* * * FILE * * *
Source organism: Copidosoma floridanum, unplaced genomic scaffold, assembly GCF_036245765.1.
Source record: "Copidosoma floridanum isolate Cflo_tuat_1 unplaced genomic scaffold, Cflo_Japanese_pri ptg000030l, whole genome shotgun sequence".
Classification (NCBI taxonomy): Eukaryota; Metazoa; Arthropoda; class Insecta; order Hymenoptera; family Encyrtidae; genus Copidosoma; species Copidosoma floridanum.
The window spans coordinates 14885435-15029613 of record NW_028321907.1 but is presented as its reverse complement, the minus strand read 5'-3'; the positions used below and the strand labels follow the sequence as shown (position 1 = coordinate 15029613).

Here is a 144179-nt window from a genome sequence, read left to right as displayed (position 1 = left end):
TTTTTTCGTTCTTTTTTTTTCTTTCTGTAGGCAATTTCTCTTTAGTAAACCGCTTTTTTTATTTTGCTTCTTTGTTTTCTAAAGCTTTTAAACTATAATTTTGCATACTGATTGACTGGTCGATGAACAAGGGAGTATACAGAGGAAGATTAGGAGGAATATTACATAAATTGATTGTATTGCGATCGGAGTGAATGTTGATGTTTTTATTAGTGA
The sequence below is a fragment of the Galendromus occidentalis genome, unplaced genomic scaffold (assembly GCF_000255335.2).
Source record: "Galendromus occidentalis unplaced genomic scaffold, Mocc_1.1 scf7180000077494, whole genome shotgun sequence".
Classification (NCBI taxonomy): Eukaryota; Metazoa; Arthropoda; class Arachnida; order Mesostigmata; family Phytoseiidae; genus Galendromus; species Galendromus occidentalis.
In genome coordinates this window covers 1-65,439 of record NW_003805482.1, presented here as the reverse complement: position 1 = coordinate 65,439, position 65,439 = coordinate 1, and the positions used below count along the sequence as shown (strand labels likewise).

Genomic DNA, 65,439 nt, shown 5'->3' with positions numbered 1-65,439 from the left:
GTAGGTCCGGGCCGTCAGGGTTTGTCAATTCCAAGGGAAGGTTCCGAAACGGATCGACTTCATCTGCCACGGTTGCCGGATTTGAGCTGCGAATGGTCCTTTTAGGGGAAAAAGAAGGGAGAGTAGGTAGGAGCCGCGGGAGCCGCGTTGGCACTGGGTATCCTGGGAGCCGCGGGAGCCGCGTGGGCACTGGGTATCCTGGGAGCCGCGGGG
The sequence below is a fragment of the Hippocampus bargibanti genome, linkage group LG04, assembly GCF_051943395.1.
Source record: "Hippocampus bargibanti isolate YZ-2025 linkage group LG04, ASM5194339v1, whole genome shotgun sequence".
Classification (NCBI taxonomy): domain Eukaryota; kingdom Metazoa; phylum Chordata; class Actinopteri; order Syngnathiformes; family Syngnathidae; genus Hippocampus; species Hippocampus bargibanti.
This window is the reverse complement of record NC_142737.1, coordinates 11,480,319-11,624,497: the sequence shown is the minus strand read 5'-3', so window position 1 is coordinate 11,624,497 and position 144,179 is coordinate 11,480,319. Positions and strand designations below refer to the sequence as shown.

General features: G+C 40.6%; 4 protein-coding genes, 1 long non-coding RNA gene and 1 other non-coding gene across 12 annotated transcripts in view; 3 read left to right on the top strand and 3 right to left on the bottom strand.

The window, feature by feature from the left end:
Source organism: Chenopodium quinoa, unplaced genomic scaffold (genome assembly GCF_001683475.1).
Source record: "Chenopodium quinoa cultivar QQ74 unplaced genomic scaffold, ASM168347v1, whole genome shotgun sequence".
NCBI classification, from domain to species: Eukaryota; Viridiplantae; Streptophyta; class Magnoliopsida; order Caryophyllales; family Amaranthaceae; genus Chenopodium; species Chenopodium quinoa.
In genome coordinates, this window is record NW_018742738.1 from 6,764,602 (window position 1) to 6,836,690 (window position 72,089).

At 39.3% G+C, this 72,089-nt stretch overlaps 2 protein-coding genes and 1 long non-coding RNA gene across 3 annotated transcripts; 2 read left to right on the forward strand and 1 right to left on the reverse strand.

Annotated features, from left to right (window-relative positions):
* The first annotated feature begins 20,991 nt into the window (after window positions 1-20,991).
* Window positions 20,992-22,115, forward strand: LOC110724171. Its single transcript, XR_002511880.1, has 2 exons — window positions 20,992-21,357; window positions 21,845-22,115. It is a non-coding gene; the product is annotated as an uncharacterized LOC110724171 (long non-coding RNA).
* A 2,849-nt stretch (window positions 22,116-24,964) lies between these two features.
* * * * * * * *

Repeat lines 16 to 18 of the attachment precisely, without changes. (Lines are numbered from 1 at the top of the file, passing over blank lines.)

This window is the reverse complement of record NC_142737.1, coordinates 11,480,319-11,624,497: the sequence shown is the minus strand read 5'-3', so window position 1 is coordinate 11,624,497 and position 144,179 is coordinate 11,480,319. Positions and strand designations below refer to the sequence as shown.

General features: G+C 40.6%; 4 protein-coding genes, 1 long non-coding RNA gene and 1 other non-coding gene across 12 annotated transcripts in view; 3 read left to right on the top strand and 3 right to left on the bottom strand.

The window, feature by feature from the left end: